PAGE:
Peter Harrington Gallery of Chelsea has an exhibition of limited edition linocuts, etchings and lithographs, ceramics and books signed by Pablo Picasso, running from March 19th to April 13th.
Highlights include: Aristophanes’ Lysistrata, 1934 first and limited edition, first printing, number 1,103 of 1,500 copies signed by Picasso. This finely produced work features Picasso’s sensitive line drawings, which carefully “capture the braggadocio of both the men and women in the play”. Priced at £5,750.
Portrait d’Aimé Césaire Lauré, 1949, one of three drypoint etchings on Japon Imperial paper, signed by the artist in pencil on the lower right-hand corner, from a total edition of around 200 unnumbered impressions. This is a proof of Picasso’s portrait of the poet Aimé Césaire (1913-2008) which was used for Césaire’s 1950 work Corps Perdu, the uncorrected title page of which is also printed on the sheet, now folded and framed. Priced at £8,500.
Vallauris Exposition 1953, edition of 2000 in two sizes, this being the larger. Unknown amount signed. Signed in red crayon by Picasso lower right. Printed by Hildalgo Arnéra, Vallauris. Priced at £4,000.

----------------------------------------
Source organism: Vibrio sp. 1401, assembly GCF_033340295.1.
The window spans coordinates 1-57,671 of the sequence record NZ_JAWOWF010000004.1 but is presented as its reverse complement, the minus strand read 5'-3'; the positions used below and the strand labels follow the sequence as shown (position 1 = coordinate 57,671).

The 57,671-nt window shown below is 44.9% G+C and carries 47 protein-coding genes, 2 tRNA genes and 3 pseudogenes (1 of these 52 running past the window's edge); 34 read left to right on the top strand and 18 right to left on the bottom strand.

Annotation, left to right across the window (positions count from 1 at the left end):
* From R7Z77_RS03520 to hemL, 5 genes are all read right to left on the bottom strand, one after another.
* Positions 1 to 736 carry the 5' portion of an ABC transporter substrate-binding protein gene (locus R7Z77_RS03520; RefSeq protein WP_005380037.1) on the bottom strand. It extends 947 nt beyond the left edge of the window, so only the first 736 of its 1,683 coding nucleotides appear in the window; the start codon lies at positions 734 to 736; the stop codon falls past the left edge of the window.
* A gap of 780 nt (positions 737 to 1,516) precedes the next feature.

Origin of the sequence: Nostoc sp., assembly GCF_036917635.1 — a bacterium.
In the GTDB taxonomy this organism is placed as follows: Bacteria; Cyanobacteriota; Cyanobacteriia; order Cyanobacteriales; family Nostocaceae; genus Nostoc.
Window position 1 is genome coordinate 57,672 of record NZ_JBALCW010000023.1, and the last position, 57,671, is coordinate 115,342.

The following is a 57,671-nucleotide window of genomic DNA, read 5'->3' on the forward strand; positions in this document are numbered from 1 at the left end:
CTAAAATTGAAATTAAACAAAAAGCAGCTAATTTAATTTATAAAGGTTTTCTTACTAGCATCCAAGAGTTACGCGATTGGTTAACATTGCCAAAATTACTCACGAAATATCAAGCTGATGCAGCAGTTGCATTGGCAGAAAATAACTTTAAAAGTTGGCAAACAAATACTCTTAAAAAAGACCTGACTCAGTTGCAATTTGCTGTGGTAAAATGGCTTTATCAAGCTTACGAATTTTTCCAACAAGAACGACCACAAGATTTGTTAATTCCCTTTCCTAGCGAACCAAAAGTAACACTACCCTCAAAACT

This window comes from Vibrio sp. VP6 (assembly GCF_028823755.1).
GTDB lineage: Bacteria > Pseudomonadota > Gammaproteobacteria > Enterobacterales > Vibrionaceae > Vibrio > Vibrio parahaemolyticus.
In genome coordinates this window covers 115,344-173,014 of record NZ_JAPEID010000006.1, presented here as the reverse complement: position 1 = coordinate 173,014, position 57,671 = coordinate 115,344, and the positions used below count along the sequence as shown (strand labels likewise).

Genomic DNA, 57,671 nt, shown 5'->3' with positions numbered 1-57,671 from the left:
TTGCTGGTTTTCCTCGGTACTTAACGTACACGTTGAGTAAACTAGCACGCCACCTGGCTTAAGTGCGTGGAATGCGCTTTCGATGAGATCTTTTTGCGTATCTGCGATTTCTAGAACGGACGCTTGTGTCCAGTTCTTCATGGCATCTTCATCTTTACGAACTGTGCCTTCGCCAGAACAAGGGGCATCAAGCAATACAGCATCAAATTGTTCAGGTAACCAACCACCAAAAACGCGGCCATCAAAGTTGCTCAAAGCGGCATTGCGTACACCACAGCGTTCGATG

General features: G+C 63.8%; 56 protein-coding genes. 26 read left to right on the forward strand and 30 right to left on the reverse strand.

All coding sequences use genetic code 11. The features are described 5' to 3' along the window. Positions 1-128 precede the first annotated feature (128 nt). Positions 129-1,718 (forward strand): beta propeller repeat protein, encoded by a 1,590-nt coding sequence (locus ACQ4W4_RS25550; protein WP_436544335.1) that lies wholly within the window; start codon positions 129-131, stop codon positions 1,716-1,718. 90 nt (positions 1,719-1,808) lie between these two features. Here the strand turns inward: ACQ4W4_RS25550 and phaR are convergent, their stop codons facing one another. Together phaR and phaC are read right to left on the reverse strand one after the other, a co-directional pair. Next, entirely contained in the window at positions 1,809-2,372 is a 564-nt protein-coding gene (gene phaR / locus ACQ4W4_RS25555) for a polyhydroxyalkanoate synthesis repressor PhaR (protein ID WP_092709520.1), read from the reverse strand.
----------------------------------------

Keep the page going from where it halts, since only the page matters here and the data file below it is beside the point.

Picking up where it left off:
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Toros en Vallauris 1957. (Bulls in Vallauris 1957.), proof aside from the edition of 198, this copy unnumbered as issued. Signed in red pencil crayon lower right by Picasso. Printed by Hildalgo Arnéra, Vallauris. Priced at £6,000.
Conversations avec Picasso, 1964, first edition, first impression. Signed by Picasso on the dedication page, and inscribed by Brassai on the half-title: “Pour Maud Leclerc, avec toute son amitié, Brassai. Èze-village, 27 Dec. 1964.” Brassaï, who photographed much of Picasso’s work in the 1940s, here builds an intimate portrait of Picasso himself, recording each of their meetings with minute detail, and also offering an insight into the lives of the artistic and intellectual milieu in wartime Paris. Priced at £4,750.
Pablo Picasso (1881-1973) is perhaps the best known artist of the 20th century. His most famous paintings include Les Demoiselles d’Avignon (1907) and Guernica (1937). He collaborated with Serge Diaguilev and the Ballet Russes, creating backdrops and costumes, and with the choreographer Serge Lifar among others. Other subjects in Picasso’s repertoire include more traditional themes. The artist and the muse is a recurring motive in his career, as well as still lifes, cranes, animals, bullfight scenes and more classical scenes.
Peter Harrington is at 100 Fulham Road, Chelsea. More on the exhibition here.
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